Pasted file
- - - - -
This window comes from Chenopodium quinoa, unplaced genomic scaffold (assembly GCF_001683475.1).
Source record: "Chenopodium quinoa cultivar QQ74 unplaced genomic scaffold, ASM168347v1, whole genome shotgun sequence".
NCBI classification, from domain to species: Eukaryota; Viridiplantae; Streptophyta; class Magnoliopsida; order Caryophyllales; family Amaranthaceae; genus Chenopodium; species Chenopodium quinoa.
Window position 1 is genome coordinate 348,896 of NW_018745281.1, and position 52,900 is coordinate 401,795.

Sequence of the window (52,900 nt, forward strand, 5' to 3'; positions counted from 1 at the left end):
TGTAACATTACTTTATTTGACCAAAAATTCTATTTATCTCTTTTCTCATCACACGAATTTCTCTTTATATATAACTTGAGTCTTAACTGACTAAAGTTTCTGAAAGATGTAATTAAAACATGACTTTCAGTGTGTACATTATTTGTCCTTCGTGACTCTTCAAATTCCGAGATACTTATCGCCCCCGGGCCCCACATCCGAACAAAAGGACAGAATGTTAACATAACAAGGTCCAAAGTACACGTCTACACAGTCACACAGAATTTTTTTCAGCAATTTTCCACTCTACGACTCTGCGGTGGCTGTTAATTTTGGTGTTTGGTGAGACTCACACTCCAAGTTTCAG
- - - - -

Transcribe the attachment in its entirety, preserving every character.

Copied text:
This window comes from Chenopodium quinoa, unplaced genomic scaffold (assembly GCF_001683475.1).
Source record: "Chenopodium quinoa cultivar QQ74 unplaced genomic scaffold, ASM168347v1, whole genome shotgun sequence".
NCBI classification, from domain to species: Eukaryota; Viridiplantae; Streptophyta; class Magnoliopsida; order Caryophyllales; family Amaranthaceae; genus Chenopodium; species Chenopodium quinoa.
Window position 1 is genome coordinate 348,896 of NW_018745281.1, and position 52,900 is coordinate 401,795.

Sequence of the window (52,900 nt, forward strand, 5' to 3'; positions counted from 1 at the left end):
TGTAACATTACTTTATTTGACCAAAAATTCTATTTATCTCTTTTCTCATCACACGAATTTCTCTTTATATATAACTTGAGTCTTAACTGACTAAAGTTTCTGAAAGATGTAATTAAAACATGACTTTCAGTGTGTACATTATTTGTCCTTCGTGACTCTTCAAATTCCGAGATACTTATCGCCCCCGGGCCCCACATCCGAACAAAAGGACAGAATGTTAACATAACAAGGTCCAAAGTACACGTCTACACAGTCACACAGAATTTTTTTCAGCAATTTTCCACTCTACGACTCTGCGGTGGCTGTTAATTTTGGTGTTTGGTGAGACTCACACTCCAAGTTTCAG